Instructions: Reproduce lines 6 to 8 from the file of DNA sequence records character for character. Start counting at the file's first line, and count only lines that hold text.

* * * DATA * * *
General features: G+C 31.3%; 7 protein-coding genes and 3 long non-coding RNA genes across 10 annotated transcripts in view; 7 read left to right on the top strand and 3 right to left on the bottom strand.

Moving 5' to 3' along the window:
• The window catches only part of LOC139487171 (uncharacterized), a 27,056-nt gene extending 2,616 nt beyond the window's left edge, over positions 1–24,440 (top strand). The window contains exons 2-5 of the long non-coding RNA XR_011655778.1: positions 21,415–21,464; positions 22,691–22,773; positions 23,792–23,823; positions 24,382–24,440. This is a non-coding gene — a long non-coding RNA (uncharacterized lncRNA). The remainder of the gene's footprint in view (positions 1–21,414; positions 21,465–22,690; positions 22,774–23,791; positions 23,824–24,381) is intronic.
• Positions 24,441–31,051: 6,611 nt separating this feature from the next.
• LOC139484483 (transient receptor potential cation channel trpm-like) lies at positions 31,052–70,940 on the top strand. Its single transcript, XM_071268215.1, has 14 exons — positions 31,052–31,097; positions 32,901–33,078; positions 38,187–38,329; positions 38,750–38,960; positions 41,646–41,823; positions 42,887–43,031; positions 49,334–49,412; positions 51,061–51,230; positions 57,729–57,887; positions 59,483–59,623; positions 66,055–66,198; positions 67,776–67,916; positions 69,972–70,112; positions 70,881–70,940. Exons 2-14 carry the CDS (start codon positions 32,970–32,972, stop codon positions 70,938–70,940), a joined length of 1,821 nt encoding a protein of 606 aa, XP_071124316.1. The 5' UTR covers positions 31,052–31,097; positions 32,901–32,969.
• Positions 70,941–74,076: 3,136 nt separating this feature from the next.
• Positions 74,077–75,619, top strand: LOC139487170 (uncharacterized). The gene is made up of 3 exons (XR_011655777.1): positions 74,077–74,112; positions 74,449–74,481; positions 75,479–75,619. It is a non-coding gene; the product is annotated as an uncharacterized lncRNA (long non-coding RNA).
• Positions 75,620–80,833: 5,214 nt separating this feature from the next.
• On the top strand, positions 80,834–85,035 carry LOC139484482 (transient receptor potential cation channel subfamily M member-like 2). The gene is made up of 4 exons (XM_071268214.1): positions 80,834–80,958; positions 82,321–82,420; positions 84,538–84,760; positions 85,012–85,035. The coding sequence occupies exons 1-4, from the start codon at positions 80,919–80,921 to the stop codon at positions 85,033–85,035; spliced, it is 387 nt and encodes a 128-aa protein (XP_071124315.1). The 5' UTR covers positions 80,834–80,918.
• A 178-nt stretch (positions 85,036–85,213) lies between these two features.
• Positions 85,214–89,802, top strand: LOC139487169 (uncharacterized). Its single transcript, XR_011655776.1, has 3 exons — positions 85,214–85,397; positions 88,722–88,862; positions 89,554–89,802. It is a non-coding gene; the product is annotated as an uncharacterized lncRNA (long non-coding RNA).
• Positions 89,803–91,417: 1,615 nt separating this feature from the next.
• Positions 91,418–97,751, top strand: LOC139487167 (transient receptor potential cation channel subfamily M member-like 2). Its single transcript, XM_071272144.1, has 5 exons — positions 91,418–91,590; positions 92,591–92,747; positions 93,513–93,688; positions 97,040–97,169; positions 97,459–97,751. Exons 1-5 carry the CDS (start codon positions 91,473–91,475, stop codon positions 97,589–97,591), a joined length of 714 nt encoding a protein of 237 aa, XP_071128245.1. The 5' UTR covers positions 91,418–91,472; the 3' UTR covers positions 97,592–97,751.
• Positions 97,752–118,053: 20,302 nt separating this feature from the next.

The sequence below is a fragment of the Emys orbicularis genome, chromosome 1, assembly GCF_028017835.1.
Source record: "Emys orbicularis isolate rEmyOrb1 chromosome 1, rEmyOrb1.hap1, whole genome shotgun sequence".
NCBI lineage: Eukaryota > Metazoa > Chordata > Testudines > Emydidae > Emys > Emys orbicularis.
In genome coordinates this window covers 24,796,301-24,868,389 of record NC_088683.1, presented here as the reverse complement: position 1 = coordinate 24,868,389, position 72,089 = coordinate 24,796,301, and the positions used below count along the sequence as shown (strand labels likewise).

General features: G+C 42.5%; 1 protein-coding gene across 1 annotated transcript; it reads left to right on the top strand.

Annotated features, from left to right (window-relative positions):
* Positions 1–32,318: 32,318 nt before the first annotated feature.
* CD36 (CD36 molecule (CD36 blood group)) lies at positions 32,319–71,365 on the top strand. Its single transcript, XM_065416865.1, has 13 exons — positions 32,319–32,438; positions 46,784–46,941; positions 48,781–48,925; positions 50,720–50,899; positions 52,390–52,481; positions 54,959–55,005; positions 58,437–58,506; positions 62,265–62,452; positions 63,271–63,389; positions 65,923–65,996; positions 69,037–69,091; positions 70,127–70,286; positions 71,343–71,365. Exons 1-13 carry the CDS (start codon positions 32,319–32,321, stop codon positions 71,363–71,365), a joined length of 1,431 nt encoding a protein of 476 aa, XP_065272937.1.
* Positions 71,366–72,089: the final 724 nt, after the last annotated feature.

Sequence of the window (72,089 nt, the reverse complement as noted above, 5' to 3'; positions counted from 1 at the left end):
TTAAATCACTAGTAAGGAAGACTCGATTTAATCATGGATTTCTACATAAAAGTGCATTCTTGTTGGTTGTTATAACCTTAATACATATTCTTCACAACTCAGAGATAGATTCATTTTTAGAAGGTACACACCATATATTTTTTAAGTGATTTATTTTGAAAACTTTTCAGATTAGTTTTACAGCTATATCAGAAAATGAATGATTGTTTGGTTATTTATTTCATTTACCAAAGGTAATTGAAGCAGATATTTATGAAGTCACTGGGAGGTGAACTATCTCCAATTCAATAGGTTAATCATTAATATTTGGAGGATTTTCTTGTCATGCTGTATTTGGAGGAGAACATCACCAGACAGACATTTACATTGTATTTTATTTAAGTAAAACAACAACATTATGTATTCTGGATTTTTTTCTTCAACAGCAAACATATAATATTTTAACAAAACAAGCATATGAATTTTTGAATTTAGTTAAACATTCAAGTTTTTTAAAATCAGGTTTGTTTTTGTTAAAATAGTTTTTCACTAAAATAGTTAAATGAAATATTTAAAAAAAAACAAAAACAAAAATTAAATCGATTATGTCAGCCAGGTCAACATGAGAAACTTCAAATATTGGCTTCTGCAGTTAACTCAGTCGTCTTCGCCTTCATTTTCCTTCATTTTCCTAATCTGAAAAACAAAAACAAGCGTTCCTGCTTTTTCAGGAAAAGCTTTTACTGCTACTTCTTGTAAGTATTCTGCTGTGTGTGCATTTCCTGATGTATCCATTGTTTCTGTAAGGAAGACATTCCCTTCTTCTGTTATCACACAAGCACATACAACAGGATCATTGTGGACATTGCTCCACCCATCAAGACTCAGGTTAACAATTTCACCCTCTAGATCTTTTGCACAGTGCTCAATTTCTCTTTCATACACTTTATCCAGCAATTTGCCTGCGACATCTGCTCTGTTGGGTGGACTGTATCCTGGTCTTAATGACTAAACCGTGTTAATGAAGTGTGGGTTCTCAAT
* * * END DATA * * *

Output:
• Positions 70,941–74,076: 3,136 nt separating this feature from the next.
• Positions 74,077–75,619, top strand: LOC139487170 (uncharacterized). The gene is made up of 3 exons (XR_011655777.1): positions 74,077–74,112; positions 74,449–74,481; positions 75,479–75,619. It is a non-coding gene; the product is annotated as an uncharacterized lncRNA (long non-coding RNA).
• Positions 75,620–80,833: 5,214 nt separating this feature from the next.